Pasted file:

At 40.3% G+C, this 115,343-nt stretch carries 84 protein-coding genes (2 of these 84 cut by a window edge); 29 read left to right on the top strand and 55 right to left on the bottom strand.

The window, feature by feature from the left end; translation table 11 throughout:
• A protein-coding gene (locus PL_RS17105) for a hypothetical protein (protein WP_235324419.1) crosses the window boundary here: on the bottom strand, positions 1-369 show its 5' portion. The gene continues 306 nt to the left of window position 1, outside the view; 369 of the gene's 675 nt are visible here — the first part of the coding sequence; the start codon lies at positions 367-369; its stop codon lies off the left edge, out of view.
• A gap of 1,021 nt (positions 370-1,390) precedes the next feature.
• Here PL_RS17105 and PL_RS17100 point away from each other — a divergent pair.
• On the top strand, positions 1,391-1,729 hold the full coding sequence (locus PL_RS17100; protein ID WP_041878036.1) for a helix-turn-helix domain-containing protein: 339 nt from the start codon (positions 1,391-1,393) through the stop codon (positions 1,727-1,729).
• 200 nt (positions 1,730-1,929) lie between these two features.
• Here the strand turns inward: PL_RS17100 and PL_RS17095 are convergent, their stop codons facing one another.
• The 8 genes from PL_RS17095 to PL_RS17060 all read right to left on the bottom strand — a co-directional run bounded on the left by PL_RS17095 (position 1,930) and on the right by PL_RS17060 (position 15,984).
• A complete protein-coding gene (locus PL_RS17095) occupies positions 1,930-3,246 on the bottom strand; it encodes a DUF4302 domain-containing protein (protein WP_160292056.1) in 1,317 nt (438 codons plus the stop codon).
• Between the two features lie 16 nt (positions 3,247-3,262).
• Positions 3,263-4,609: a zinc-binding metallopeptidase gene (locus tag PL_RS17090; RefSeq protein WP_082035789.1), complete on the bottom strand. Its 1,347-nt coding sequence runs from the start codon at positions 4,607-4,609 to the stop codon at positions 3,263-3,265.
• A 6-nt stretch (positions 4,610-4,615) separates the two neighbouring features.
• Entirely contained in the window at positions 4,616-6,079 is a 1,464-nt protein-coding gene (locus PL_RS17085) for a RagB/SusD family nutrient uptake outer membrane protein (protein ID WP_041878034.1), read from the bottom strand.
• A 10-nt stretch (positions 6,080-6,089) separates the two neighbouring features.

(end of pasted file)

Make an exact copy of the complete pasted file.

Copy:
At 40.3% G+C, this 115,343-nt stretch carries 84 protein-coding genes (2 of these 84 cut by a window edge); 29 read left to right on the top strand and 55 right to left on the bottom strand.

The window, feature by feature from the left end; translation table 11 throughout:
• A protein-coding gene (locus PL_RS17105) for a hypothetical protein (protein WP_235324419.1) crosses the window boundary here: on the bottom strand, positions 1-369 show its 5' portion. The gene continues 306 nt to the left of window position 1, outside the view; 369 of the gene's 675 nt are visible here — the first part of the coding sequence; the start codon lies at positions 367-369; its stop codon lies off the left edge, out of view.
• A gap of 1,021 nt (positions 370-1,390) precedes the next feature.
• Here PL_RS17105 and PL_RS17100 point away from each other — a divergent pair.
• On the top strand, positions 1,391-1,729 hold the full coding sequence (locus PL_RS17100; protein ID WP_041878036.1) for a helix-turn-helix domain-containing protein: 339 nt from the start codon (positions 1,391-1,393) through the stop codon (positions 1,727-1,729).
• 200 nt (positions 1,730-1,929) lie between these two features.
• Here the strand turns inward: PL_RS17100 and PL_RS17095 are convergent, their stop codons facing one another.
• The 8 genes from PL_RS17095 to PL_RS17060 all read right to left on the bottom strand — a co-directional run bounded on the left by PL_RS17095 (position 1,930) and on the right by PL_RS17060 (position 15,984).
• A complete protein-coding gene (locus PL_RS17095) occupies positions 1,930-3,246 on the bottom strand; it encodes a DUF4302 domain-containing protein (protein WP_160292056.1) in 1,317 nt (438 codons plus the stop codon).
• Between the two features lie 16 nt (positions 3,247-3,262).
• Positions 3,263-4,609: a zinc-binding metallopeptidase gene (locus tag PL_RS17090; RefSeq protein WP_082035789.1), complete on the bottom strand. Its 1,347-nt coding sequence runs from the start codon at positions 4,607-4,609 to the stop codon at positions 3,263-3,265.
• A 6-nt stretch (positions 4,610-4,615) separates the two neighbouring features.
• Entirely contained in the window at positions 4,616-6,079 is a 1,464-nt protein-coding gene (locus PL_RS17085) for a RagB/SusD family nutrient uptake outer membrane protein (protein ID WP_041878034.1), read from the bottom strand.
• A 10-nt stretch (positions 6,080-6,089) separates the two neighbouring features.